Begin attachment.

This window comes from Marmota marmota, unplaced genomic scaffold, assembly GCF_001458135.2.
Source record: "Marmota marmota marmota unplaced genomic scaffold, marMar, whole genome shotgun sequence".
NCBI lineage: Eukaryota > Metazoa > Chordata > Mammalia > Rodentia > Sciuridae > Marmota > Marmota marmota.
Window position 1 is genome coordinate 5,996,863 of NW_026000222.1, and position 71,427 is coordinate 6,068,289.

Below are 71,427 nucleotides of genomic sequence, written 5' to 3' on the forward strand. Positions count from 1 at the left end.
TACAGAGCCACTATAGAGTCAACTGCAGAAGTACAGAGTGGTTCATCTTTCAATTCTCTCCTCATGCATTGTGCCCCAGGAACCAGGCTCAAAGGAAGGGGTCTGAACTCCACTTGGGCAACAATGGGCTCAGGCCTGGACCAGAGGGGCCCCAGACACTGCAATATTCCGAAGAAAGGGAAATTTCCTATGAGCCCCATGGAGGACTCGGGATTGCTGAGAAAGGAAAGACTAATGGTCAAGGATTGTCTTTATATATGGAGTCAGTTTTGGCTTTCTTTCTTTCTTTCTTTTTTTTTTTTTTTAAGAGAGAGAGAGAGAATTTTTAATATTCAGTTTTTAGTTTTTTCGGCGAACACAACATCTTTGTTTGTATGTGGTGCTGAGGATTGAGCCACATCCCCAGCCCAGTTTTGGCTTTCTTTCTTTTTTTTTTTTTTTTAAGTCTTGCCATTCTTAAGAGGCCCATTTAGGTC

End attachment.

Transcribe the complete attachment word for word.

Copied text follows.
This window comes from Marmota marmota, unplaced genomic scaffold, assembly GCF_001458135.2.
Source record: "Marmota marmota marmota unplaced genomic scaffold, marMar, whole genome shotgun sequence".
NCBI lineage: Eukaryota > Metazoa > Chordata > Mammalia > Rodentia > Sciuridae > Marmota > Marmota marmota.
Window position 1 is genome coordinate 5,996,863 of NW_026000222.1, and position 71,427 is coordinate 6,068,289.

Below are 71,427 nucleotides of genomic sequence, written 5' to 3' on the forward strand. Positions count from 1 at the left end.
TACAGAGCCACTATAGAGTCAACTGCAGAAGTACAGAGTGGTTCATCTTTCAATTCTCTCCTCATGCATTGTGCCCCAGGAACCAGGCTCAAAGGAAGGGGTCTGAACTCCACTTGGGCAACAATGGGCTCAGGCCTGGACCAGAGGGGCCCCAGACACTGCAATATTCCGAAGAAAGGGAAATTTCCTATGAGCCCCATGGAGGACTCGGGATTGCTGAGAAAGGAAAGACTAATGGTCAAGGATTGTCTTTATATATGGAGTCAGTTTTGGCTTTCTTTCTTTCTTTCTTTTTTTTTTTTTTTAAGAGAGAGAGAGAGAATTTTTAATATTCAGTTTTTAGTTTTTTCGGCGAACACAACATCTTTGTTTGTATGTGGTGCTGAGGATTGAGCCACATCCCCAGCCCAGTTTTGGCTTTCTTTCTTTTTTTTTTTTTTTTAAGTCTTGCCATTCTTAAGAGGCCCATTTAGGTC